Losing Jerod Mayo was a back breaker, as he’s one of the top linebackers in the AFC, and a team leader. But, especially late in the season, Dont’a Hightower and Jamie Collins showed immense improvement, and I can’t wait to see how the group fares next season. Dane Fletcher was also a solid injury replacement and a terrific special teams player.
I’ll give them a B+.
Devin McCourty and Aqib Talib again proved that they’re top defenders in the NFL, and showed heart and leadership on a very young team. Rookies Duron Harmon and Logan Ryan were both impressive by season’s end, even while being thrust into big roles so early in their careers. Alfonzo Dennard and Kyle Arrington were both solid (though the latter should only be playing in the slot from now on). Steve Gregory, when healthy, was a dependable veteran presence.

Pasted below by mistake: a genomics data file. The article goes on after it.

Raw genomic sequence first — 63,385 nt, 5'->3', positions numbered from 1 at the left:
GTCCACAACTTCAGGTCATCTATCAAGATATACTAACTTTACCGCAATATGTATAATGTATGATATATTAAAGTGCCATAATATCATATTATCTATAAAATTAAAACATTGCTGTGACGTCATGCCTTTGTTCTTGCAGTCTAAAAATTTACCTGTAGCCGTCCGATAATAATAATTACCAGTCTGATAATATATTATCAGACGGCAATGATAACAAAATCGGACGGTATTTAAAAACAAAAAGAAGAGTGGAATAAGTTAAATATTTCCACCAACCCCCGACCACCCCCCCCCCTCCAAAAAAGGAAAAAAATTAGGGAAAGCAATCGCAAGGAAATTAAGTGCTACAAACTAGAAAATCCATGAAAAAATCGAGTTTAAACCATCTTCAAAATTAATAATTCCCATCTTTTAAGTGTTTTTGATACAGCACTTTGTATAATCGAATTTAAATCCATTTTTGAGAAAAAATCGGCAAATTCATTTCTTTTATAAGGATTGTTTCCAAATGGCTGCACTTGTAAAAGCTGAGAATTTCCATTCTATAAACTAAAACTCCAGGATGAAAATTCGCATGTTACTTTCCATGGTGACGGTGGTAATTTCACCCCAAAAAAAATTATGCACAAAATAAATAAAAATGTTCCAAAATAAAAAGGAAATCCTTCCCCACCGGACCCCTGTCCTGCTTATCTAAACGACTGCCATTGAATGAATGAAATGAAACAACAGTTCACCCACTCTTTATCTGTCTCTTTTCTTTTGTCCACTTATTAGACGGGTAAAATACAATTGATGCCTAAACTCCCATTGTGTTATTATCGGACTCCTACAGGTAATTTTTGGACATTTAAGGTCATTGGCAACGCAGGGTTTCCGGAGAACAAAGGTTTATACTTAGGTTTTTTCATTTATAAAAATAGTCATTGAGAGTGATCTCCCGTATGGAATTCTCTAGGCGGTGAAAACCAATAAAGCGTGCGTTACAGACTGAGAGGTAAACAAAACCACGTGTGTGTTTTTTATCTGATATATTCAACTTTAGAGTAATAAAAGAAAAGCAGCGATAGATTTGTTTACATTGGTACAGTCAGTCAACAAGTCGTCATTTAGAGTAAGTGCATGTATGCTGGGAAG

And yet….it’s hard to get over how easily Peyton Manning ripped this group apart as soon as Talib went down with an injury. Obviously he was helming one of the greatest offenses in NFL history, but it was too easy. The Patriots have had a hell of a time drafting cornerbacks (Ras-I Dowling, come on down!), but should look to add at least one more steady d-back to really solidify this group.
Ghost put up one of the greatest seasons in Patriots kickers’ history, and that history had one Adam Vinatieri in it. He scored a league high 158 points, was perfect under 40 yards, was 16-19 from 40+, and perfectly performed the greatest onside kick I’ve ever seen.